• _____________, "The Boy Who Could Work Miracles," Alfred Hitchcock Presents: Stories Not for the Nervous,  NY: Random House, 1965
"I wanna tell you about tomorrow." Eleven year-old Herbie Bittman has a special talent: he can predict up to forty-eight hours into the future, and so far all of his predictions have been accurate. Herbie wants to share his predictions with the world, and manages to gain a spot on a local television station where he becomes quite popular with viewers. But it's difficult for someone so young to have access to all this knowledge, especially when the predictions become tragic. Herbie, however, proves to be mature and compassionate at all times, even when he must air his final prediction.

"The Boy Who Predicted Earthquakes" is a powerful little play. It starts off with surly station manager Mr. Wellman ridiculing Herbie as well as his own assistant Mr. Reed for booking him. The first half of the episode is driven primarily by Mr. Wellman, but Herbie takes over for the last chapter. Though the final prediction is shocking, the story focuses mainly on how an eleven year-old can carry the weight of such an unusual ability, and wonders at the stress he must be suffering. Clint Howard does a fantastic job at playing Herbie. He is certainly just a boy on one level, but carries with him a marvellous level of youthful maturity and conscientiousness, and it's this characterization that lifts the episode to greater heights. Michael Constantine is just as good as Mr. Wellman, who in contrast carries the weight of running a struggling television station. Wellman's world is on a roller coaster, initially plunging as his station is suffering and unable to discover new talented commentators, and quickly shooting skyward when Herbie charms the nation while in his studio. There is a near plunge as Herbie refuses to go on air during that final shooting, an important ratings week for the station.

This is where Rod Serling's excellent teleplay works some real wonders. Well scripted from start to finish, Serling is all over the screenplay, from overly dramatic yet well characterized monologues, to contrasts between sympathetic characters and the arrogant. When Wellman is trying to convince Herbie to do the show, he is telling him that countless fans are relying on him, that they shouldn't be disappointed and wonder why Herbie is not on air that night. Essentially the public should not feel afraid. In Herbie's mind Wellman is right, but for less selfish reasons. Clearly Herbie has seen some kind of horrible disaster, worse than the earthquakes and sunken submarines he's already predicted, and he takes Wellman's wisdom to heart, agreeing to go live and doing his best in an abstract way to comfort viewers and ensure that they not be afraid.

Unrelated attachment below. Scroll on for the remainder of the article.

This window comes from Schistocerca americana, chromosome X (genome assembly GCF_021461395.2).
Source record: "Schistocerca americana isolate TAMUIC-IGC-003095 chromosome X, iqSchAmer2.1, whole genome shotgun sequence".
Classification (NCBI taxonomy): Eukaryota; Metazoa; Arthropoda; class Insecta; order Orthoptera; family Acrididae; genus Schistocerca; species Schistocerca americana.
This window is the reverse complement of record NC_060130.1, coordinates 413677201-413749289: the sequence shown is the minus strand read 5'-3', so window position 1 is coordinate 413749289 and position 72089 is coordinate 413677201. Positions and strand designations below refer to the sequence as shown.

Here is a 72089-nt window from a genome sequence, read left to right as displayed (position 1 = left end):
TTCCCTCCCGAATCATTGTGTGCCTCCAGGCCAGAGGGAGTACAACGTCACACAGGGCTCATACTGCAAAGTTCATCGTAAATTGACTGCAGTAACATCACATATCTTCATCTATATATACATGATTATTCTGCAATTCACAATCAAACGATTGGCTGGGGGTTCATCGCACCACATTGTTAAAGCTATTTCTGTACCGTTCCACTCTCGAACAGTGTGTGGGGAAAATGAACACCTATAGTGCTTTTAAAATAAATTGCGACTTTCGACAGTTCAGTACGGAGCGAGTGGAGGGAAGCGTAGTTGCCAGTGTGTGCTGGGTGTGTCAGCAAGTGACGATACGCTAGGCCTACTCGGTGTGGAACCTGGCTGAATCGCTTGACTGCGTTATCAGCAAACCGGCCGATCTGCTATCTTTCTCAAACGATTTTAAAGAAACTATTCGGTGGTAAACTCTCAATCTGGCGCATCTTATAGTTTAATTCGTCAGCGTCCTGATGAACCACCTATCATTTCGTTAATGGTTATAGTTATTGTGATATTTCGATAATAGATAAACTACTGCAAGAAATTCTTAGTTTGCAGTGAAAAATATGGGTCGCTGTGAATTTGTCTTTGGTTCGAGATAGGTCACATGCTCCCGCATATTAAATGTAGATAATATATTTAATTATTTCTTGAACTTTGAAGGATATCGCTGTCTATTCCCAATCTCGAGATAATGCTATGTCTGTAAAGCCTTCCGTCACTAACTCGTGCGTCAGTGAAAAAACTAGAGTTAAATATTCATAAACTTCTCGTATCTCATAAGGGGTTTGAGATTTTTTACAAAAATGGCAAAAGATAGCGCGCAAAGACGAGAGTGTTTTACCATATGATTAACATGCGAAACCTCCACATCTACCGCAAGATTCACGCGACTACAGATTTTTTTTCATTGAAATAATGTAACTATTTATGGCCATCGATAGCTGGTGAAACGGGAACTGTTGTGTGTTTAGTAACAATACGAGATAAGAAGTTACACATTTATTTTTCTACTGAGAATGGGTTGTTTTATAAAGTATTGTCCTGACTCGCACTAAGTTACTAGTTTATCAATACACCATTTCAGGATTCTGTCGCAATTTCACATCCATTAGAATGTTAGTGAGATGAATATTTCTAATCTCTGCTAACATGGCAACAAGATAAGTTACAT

Serling also brings in University professor Dr. Peterson (Ellen Weston) to counteract Mr. Wellman's hard-lined approach. She is sympathetic and understanding, a maternal figure, and the only one who tries to understand Herbie's talent, while being also the only one besides the boy's caring grandfather Mr. Godwin (William Hansen) who best understands the strain these predictions must be affecting the boy. The superb clincher at the ending reveals that the boy proves he can deal with the strain better than adults around him.

Along with the great acting and an excellent script, we have some creative technical staff. Throughout the opening sequences in the studio we catch glimpses of Herbie in the background and through various monitors. We catch our first glimpses of both Herbie and Wellman momentarily during the first studio pan, before they're even introduced to us. Continuity between what we see happening, what is projected on camera through various monitors around the studio, often behind the actual action is surprisingly accurate. The sound and voice recording is also superb, so that wherever Herbie appears onscreen his voice always matches his lips. There are also some nice colour effects, particularly at the end. A great technical achievement all-around, and I'm impressed the producers went for something so tricky for a twenty-minute teleplay.

Staff notes: Director John Badham will go on to direct five more Night Gallery segments, as well as popular successful films such as Saturday Night Fever, Blue Thunder and Stakeout; Michael Constantine has appeared in numerous television shows, including anthology series such as Naked City, The Twilight Zone, the original The Outer Limits, and Darkroom, as well as many films; Clint Howard is Ron Howard's younger brother, and has also appeared in various roles across television and film, including the later The Outer Limits, as well as several Star Trek series, including the original in the popular episode "The Corbomite Maneuver"; Mr. Reed is played by Bernie Kopell who is best remembered as Doctor Adam Bricker on The Love Boat, and has appeared on The Alfred Hitchcock Hour, and starred with Michael Constantine in Room 222; Ellen Weston appeared in Kolchak: The Night Stalker's "The Devil's Platform"; William Hansen appeared in Alfred Hitchcock Presents and Naked City.


Miss Lovecraft Sent Me
  • Directed by Gene R. Kearney
  • Written by Jack Laird
  • Starring Joseph Campanella and Sue Lyon
Rating 2/10